Wioletta Grzegorzewska's Finite Formulae & Theories of Chance, translated into English by Marek Kazmierski, has landed a place among the finalists of this year's edition of the international Griffin Poetry Prize.
The Griffin Poetry Prize, established in 2000 by Canadian philanthropist Scott Griffin, is Canada’s most prestigious poetry prize. It’s presented to the author of the best volume of poetry in the English language, or translated into English from any other language. The writers are awarded in two categories, international and Canadian.
The jury, made up of Tim Bowling, Fanny Howe, and Piotr Sommer, nominated three volumes from Canada and three of world poetry out of 560 applications: Wioletta Grzegorzewska’s Finite Formulae & Theories of Chance, translated by Marek Kazmierski, Michael Longley’s The Stairwell, Spencer Reece’s The Road to Emmaus and Wang Xiaoni’s Something Crosses My Mind.
In her new book Grzegorzewska undertakes a literary journey through her own family history, exploring a century of life, death, love and tragedy in both poetry and prose. With passion, tenderness and humour, she traces a path from the lives of her grandparents in early twentieth-century Poland, through two world wars, life under Communism and the subsequent liberation, to her own experiences as a migrant living in Britain on the Isle of Wight.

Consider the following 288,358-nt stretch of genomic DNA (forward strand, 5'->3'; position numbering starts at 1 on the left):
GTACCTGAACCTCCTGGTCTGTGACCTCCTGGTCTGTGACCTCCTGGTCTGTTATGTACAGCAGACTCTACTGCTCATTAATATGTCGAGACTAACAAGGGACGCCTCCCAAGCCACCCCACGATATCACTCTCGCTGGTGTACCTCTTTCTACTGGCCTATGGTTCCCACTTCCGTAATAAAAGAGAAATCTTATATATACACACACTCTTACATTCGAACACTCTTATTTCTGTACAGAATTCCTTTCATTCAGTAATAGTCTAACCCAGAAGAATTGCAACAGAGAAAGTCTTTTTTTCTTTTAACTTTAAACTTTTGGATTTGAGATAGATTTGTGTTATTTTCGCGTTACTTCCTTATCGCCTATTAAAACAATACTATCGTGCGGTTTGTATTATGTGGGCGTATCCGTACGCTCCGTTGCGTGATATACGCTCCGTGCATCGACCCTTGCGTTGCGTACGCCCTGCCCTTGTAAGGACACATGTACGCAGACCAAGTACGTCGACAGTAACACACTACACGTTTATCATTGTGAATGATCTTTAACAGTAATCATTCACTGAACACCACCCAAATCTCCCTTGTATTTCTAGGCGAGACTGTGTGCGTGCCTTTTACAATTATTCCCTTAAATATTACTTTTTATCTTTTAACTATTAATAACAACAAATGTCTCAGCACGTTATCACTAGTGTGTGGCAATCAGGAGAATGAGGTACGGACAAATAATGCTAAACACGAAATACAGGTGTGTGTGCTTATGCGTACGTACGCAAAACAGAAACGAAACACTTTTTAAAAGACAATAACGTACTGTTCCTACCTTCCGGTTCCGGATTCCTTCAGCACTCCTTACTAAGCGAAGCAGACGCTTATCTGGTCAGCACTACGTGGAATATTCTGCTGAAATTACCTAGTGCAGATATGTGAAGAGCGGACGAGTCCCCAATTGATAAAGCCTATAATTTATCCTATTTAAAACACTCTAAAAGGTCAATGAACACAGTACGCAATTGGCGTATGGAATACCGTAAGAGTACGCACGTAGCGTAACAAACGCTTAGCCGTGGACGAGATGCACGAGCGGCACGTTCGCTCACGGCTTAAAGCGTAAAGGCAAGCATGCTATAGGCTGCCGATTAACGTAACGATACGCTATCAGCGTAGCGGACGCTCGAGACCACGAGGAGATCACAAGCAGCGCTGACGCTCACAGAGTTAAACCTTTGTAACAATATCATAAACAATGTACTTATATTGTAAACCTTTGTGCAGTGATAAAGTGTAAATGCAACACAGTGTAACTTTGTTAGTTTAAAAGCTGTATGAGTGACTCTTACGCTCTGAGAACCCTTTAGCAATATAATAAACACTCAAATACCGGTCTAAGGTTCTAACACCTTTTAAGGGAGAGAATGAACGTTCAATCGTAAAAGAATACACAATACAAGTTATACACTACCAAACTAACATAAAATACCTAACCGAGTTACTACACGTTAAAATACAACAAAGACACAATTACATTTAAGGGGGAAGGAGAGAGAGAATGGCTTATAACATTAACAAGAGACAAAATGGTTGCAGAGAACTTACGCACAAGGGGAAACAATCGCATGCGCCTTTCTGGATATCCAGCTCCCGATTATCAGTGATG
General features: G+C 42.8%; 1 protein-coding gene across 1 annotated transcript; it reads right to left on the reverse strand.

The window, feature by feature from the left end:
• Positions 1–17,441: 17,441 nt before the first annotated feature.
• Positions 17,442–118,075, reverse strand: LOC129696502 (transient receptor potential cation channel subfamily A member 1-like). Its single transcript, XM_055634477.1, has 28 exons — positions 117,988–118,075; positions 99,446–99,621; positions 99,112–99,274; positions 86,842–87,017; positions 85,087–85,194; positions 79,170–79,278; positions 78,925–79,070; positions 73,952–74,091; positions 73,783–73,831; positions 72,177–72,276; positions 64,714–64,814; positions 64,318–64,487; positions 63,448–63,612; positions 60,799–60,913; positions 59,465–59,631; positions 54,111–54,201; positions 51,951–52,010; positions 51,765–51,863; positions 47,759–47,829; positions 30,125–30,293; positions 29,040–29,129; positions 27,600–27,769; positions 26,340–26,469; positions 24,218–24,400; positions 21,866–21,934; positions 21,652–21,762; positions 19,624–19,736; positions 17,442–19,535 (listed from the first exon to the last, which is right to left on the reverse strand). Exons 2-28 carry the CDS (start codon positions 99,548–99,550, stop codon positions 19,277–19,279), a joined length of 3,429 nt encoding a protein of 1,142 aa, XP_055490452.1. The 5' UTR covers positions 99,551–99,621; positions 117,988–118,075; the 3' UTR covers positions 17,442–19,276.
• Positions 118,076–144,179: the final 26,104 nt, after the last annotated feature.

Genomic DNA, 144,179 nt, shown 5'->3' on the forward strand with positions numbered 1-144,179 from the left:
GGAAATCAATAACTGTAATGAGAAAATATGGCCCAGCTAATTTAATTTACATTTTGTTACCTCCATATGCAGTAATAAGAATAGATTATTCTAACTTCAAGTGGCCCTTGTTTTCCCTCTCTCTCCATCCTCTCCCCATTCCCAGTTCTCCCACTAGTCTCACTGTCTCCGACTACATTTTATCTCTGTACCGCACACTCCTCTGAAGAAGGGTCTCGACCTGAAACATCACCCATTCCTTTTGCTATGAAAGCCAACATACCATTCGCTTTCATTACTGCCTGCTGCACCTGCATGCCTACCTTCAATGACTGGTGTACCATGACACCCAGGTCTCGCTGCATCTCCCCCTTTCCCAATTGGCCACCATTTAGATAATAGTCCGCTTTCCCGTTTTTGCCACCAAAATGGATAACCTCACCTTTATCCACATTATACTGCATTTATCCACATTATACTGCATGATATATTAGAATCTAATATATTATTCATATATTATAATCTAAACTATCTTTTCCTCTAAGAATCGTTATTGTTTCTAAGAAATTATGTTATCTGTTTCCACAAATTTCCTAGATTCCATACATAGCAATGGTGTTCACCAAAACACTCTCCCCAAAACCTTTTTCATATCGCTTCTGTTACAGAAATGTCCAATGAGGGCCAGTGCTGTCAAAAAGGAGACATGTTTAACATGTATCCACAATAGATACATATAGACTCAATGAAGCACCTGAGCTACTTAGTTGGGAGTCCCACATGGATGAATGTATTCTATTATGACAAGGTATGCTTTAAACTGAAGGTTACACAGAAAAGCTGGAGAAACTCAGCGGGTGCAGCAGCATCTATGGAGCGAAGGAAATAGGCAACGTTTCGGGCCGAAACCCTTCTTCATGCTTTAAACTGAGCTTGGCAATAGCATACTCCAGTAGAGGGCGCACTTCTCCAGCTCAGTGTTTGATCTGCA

Last year's competition also had a Polish accent: Tomasz Różycki’s Colonies, translated by Mira Rosenthal, held a place on the international shortlist for the award as well.
The winners of the prize will be declared on 4 June, and a day before, all the finalists will meet in Toronto for the pre-final poetry reading. The prize in either category is 65,000 Canadian dollars.
Wioletta Grzegorzewska, born in 1974 in Koziegłowy, was raised in Jura Krakowsko-Częstochowska, in the village of Rzeniszów-Hektary. After graduating with a degree in literature studies she lived for a few years in Częstochowa, and in 2006 immigrated to England; three moves later, she settled in the Victorian town of Ryde on the Isle of Wight. She has published several volumes of poetry, the collection Notes from an Island, and the novel Unripe Fruit.
Marek Kazmierski is a writer, translator, and filmmaker. In 2010 he founded OFF_PRESS, a bilingual, independent publishing house in London. He is the editor-in-chief of Not Shut Up, a culture/literary magazine representing artists in prison. In 2013 he published a collection of ten short stories about Poles in Great Britain, titled Damn the Source.
Source: bookinstitute.pl, arcpublications.co.uk, griffinpoetryprize.com, edit. Agata Dudek, 21/04/15.